Foxtel launches its biggest investment to date, Fox Cricket

Foxtel has officially launched its dedicated cricket channel, Fox Cricket – its most sizeable investment in history.

The News-Corp owned subscription service launched the channel in Sydney, and has signed on Toyota Australia, Alinta, Lion Beer Australia, Bet365, Harvey Norman, McDonald’s, Bunnings and Maytronics as sponsors. In addition, it has added former Australian cricket captain Steve Smith and Australian Cricket coach, Darren Lehmann, to its commentary lineup.

Foxtel CEO Patrick Delany presenting in Sydney on Tuesday night

Other commentators include Shane Warne, Mike Hussey, Alan Border, Brett Lee, Mark Waugh, Isa Guha, Jess Yates, Adam Gilchrist, Michael Vaughn, Ian Heale, Alyssa Healy, Elyse Perry, Mel Jones, Sarah Jones and Neroli Meadows.

Foxtel CEO Patrick Delany told Mumbrella Foxtel’s offering is different from previous years as the business is doing everything “completely fresh”, citing Foxtel’s involvement in the launch of the Big Bash League in 2011.

“Frankly, there comes a point in all broadcasters – as a body of work – where you have a heritage and you don’t want to leave it behind and so you don’t want to risk anything and I think that’s what happened,” Delany said.

“And we do sport, that’s all we do. In order to really represent a sport you really must own it and then you must push the story into the future and so hopefully that’s what we do well.”

The new channel will run 24 hours a day, seven days a week from November 2018 until March 2019 with 31 commentators and more than 10 dedicated cricket shows. Fox Cricket’s launch comes three months after Seven’s cricket launch, which revealed the network would aim to take 40% of the audience across all demographics during the summer period.

Under the new deal with Cricket Australia, Foxtel will show all men’s domestic tests and one-day internationals along with some Big Bash League games on the new ad-free channel.

All domestic test matches and most Big Bash Leagues games will be simulcast on Seven, while Foxtel will have exclusive rights to the one-day internationals and 16 Big Bash matches. Digital rights will be held by Foxtel and will form the basis of a partnership with Cricket Australia’s digital arm, the Cricket Network.

In April, it was revealed Foxtel and Seven had nabbed the cricket rights from Nine, in a deal worth $1.182bn. Seven will pay a little under $80m per year over six years, leaving a majority of the bill with Foxtel.

Despite being ad free during play, Delany insisted advertisers are very happy with what has become Foxtel’s largest investment to date, due to the extensive camera coverage and use of 4K technology.

“The reason we are very proud of ad break free is it’s a huge effort. The fans absolutely love it and so do our sponsors,” he said in a presentation.

Delany revealing the 2018/19 season lineup

“This will be cricket like never before.”

MCN’s national sports sales director, Martin Medcraf, said the launch of the channel was an evolution of the way brands connect with sports.

“Rather than putting a traditional emphasis on TVCs, we’re creating a more balanced spread across Fox Cricket’s TV, digital and in-app channels. Additionally, we are working in collaboration with partners and Fox Sports to enhance favourite technologies like snicko, hot spot and ball tracker, plus build additional new innovative technologies on the channel,” Medcraf said.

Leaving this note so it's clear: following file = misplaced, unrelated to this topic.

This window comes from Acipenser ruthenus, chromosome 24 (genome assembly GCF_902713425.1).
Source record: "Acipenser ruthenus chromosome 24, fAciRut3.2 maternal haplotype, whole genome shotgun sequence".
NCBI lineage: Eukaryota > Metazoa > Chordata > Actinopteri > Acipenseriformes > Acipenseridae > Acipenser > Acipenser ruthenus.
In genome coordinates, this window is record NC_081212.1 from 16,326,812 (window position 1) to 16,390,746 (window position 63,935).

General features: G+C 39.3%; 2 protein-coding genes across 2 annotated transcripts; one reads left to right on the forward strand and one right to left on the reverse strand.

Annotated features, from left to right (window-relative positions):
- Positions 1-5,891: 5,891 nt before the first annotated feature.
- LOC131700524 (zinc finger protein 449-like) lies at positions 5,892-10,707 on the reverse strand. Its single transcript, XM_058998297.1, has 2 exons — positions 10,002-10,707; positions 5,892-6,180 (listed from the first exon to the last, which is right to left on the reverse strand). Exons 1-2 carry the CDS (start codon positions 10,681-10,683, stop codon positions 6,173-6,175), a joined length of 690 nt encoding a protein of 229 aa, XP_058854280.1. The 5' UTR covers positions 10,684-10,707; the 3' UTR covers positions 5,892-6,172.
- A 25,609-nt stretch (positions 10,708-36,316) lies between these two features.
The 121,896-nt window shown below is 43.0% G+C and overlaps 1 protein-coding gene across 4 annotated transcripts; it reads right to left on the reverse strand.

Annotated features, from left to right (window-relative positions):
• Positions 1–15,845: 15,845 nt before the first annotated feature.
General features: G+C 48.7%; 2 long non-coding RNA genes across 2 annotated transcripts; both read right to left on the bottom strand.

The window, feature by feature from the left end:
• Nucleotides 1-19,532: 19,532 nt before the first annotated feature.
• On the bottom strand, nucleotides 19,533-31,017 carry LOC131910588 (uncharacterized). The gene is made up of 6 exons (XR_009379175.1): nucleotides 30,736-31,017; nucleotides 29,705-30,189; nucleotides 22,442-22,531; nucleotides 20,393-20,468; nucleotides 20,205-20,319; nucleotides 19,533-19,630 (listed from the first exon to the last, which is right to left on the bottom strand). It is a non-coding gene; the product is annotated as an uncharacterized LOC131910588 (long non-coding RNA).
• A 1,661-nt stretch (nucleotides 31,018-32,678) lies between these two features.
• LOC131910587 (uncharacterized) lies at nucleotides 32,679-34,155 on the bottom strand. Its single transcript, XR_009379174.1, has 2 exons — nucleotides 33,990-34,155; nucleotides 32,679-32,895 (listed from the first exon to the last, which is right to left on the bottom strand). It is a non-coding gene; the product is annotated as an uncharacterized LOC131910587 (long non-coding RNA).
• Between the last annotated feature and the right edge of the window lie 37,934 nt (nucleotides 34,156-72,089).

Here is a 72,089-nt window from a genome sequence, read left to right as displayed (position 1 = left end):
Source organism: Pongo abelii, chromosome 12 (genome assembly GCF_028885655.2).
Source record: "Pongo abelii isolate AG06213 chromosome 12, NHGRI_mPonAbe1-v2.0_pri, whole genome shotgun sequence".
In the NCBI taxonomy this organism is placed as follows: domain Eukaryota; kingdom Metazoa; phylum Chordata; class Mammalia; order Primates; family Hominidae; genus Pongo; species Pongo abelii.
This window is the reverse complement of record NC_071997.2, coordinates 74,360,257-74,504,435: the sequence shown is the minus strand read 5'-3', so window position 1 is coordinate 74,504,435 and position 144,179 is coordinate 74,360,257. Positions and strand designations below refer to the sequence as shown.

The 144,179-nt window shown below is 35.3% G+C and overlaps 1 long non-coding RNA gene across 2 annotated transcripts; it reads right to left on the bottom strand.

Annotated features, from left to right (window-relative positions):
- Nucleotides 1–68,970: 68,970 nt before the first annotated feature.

“The shift in approach means we deliver a premium environment for advertisers, while enriching the viewer’s knowledge of the game and enhancing their experience.”

But the launched of Fox Cricket isn’t just about the sponsors. For Delany, the focus is on attracting new subscribers and retaining current users. He is not fearful of how Cricket Australia’s damaged reputation from the ball-tampering scandal will affect audiences, describing the Australian audience as “resilient” and “good at giving people a second go”.

“Cricket is important because if you think about the sports season – half winter and half summer – we had a lot of subscribers leave us because we didn’t have the cricket. Now the hope – and in fact we are seeing the trend – is just that,” he said.

The first two matches of cricket on Foxtel, the Women’s T20, pulled in metro audiences of 21,000 and 18,000, according to OzTAM’s preliminary overnight ratings. But Delany is confident the channel will draw in major audiences.

“We know cricket can be very big on Fox because when we have Australia playing away – for example at the end of the Ashes two seasons ago, Australia left and played in South Africa and it was quite a good time zone and we got figures of 550,000 simultaneous viewers so we’ve got a lot of fans, we are going to get a lot more fans. This will be a very high-rating and intense channel,” he said.

When Mumbrella asked whether Delany had already seen a growth in subscriptions since the announcement of the sports rights, he said: “It’s very difficult until the winter sports end. You’ll see our new Fox Cricket ad on TV from this Sunday, you’ll see all the billboards line up, the newspapers build up and that’s when we drive the sales. You don’t buy a bathing suit until summer.”

To Delany, the launch of the channel is all about investment in the family offering – keeping it broad. It follows the launch of a 4K channel, the launch of the IQ4, Fox Flicks and Fox Showcase.

But the future of Foxtel most likely won’t remain in its current form.

“No matter what Foxtel does there’ll be an IQ. This is probably the last model of this type of IQ. The next model will be in the cloud and will rely far more on the NBN and satellite.

“But you will hear the narrative that Foxtel isn’t just live anymore, it’s about streaming, it’s about doing things that others don’t.”


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